Morel mushroom hunters having a heyday in the Okanagan
Okanagan mushroom pickers couldn’t have hoped for a better spring.
Last year’s intense wildfires season combined with this year’s wet spring combined for excellent growing conditions for delicious — and expensive — morel mushrooms.
“It’s like a dream come true,” mushroom picker Shawn Kisielius said. “It took me four years to find morels like this.”
Morels can be found in the wild every spring, but only occasionally do they appear in abundance.
“The only time you find them in big numbers is the first year after a big forest fire,” Kisielius said.
For anybody wondering if it’s too late in the year to find some morels, he said it's not — the window is still open thanks to consistently cool temperatures. Morels can’t survive in hot and dry weather.
To search an area where morels can be found, Kisielius recommends going into a forest that was burned by wildfire the summer before and simply looking around.
“You might be a week early or a week late, that’s the risk you take.”
While inflation hits food prices hard at grocery stores, anyone interested in trying morels might be able to score a better deal this year, as the price appears to have dropped.
“There is a bit of a flood going on in the market,” Kisielius said.
Earlier this month, nine-year-old Sadie Stewart from Merritt picked 19 pounds of morels with her dad and sold them for $12 per pound.
However Kisielius doesn’t sell them fresh or by the pound – he takes them to the Lower Mainland and sells them dried.
“We bring them right into the centre of the city for $10 bags for people who want to try them,” he said. “Selling them by the pound doesn’t always work because they dry out and in two days they can lose half their weight.”
Beyond the lucrative benefits, Kisielius recommends mushroom picking as a way to connect with nature. The best locations to pick are normally out of cell phone service, which he notices has a positive impact on mental health.
To help future generations of mushrooms, he said pickers should leave a few behind in each patch, especially the smaller ones. And picked mushrooms should be carried in baskets that allow spores to fall onto the ground while the picker walks.
And pickers are expected to ask permission before wandering onto private property or First Nations territory.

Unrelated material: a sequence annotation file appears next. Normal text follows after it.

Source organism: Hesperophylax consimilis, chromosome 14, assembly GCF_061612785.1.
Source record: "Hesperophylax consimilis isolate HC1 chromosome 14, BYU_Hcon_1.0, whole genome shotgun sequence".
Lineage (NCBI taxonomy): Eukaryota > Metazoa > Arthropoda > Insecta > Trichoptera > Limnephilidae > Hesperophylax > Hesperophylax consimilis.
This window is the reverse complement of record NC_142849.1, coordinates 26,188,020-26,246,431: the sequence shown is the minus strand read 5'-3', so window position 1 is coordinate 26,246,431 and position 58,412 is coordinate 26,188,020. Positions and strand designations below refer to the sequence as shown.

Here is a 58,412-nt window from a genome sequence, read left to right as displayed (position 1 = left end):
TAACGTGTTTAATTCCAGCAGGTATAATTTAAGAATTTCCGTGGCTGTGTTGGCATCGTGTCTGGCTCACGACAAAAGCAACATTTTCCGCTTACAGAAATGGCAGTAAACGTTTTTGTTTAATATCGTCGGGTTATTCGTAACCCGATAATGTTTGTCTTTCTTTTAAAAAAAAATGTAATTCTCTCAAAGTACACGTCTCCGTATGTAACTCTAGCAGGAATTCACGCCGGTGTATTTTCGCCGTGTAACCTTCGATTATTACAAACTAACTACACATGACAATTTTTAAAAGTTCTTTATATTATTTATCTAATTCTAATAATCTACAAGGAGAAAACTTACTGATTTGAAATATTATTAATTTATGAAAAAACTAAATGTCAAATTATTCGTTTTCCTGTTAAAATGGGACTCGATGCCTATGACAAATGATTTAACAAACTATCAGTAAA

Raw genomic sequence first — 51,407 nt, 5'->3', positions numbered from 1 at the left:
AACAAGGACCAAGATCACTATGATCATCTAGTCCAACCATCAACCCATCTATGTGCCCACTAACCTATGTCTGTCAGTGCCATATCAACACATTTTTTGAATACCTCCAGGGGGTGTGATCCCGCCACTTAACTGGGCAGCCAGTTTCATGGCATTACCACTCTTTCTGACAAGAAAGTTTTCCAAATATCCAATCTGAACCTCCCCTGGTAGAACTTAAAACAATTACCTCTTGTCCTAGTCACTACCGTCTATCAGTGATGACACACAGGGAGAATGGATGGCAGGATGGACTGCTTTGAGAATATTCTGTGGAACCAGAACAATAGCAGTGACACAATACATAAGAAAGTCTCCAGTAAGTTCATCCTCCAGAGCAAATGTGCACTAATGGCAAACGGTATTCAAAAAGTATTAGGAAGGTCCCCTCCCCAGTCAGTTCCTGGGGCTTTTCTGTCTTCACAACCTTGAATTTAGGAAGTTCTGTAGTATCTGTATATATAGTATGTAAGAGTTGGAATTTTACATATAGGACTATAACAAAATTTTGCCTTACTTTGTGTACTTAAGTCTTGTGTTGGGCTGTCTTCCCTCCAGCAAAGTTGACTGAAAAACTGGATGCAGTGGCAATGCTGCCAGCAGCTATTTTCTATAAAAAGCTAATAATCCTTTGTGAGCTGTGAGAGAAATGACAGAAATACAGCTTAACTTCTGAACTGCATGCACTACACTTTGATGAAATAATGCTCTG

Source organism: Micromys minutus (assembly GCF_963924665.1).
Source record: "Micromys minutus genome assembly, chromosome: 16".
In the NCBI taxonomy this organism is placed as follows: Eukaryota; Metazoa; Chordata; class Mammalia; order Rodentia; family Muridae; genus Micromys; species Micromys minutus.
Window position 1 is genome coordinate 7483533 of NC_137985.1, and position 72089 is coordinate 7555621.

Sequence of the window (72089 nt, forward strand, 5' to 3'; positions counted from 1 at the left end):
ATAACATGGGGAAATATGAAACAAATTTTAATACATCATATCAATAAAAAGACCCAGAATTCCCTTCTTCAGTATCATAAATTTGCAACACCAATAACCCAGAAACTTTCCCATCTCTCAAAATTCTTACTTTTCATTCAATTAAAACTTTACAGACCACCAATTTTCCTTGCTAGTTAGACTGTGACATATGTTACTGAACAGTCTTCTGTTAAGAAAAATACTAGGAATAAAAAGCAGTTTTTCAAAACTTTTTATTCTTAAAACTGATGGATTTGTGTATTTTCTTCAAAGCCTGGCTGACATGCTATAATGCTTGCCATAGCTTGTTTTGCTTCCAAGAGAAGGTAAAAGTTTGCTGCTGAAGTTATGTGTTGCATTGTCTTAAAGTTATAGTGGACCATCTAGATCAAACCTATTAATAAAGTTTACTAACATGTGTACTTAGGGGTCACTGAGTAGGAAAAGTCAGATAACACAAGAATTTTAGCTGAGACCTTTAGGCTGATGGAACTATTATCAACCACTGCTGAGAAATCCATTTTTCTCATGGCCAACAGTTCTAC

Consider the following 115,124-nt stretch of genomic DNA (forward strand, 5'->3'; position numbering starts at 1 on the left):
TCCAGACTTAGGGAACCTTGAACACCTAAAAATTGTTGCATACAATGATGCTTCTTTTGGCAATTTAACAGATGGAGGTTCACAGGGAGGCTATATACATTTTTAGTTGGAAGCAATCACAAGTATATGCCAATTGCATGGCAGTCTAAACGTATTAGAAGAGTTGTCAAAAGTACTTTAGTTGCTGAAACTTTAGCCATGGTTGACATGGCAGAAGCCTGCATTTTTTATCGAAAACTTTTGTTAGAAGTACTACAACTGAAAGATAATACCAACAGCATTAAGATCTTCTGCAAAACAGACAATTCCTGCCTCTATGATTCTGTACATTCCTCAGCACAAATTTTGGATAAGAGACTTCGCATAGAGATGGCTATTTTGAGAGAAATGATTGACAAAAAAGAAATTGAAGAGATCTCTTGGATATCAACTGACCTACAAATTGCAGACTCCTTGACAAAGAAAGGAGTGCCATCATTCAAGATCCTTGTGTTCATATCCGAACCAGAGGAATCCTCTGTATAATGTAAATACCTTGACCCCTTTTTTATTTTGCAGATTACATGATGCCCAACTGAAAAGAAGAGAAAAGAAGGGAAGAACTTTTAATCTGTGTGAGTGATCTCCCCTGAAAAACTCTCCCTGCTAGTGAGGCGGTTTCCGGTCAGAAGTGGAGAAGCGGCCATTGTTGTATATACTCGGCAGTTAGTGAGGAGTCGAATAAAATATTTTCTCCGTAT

Scott Moran, a wild forager from Kelowna, has also been basking in this year’s bounty of morels.
“In the Okanagan we had pretty big forest fires last year,” he said. "So you got the South Okanagan, Oliver, OK Falls. And near Vernon on Westside Road – take your pick, they’re all doing pretty good.”
Moran has been picking mushrooms since he was a kid, and has been selling them to restaurants since 2010.
“Some people grow up hunting and fishing, I grew up mushroom picking,” he said.
Morels are so valuable and sought after because they’re tasty, he said. They form a honeycomb structure, they’re hollow inside, and unlike many other mushrooms, they have a crunch.
“Between the flavour and texture it’s a totally different experience.”
Moran said it’s almost overwhelming to experience so many this year.
“There’s a pressure to take advantage of it as much as you can. You push yourself enough so that when you look back, you know you did as good as you could have.”
But not everybody is encouraging of wild mushroom picking. Last week, the B.C. Wildlife Federation issued a press release calling for restricted access to backcountry roads to reduce the amount of traffic heading towards fire-damaged forests.
"We were in complete agreement with the government about the need to restrict access to fire-damaged areas of the Thompson-Okanagan to prevent erosion, limit the spread of invasive weeds, and prevent environmental damage by off-road vehicles, and to allow natural regeneration,” BCWF executive director Jesse Zeman said in the release.
The release says mushroom picking is an unregulated industry that operates outside of provincial guidelines and has become a "free for all."
READ MORE: MORAN: Cooking with dried wild mushrooms
But Moran calls those concerns “such nonsense” considering how much commercial logging occurs in the same areas.
He feels like people who harvest food from the wild are often looked down upon as weed eaters, but says it’s a wholesome lifestyle choice that addresses climate change by reducing the need for industrial agriculture.
If you venture into recent fire-damaged areas, use extreme caution around burned trees and if you're not entirely sure about mushrooms, you might be best buying from someone who is.
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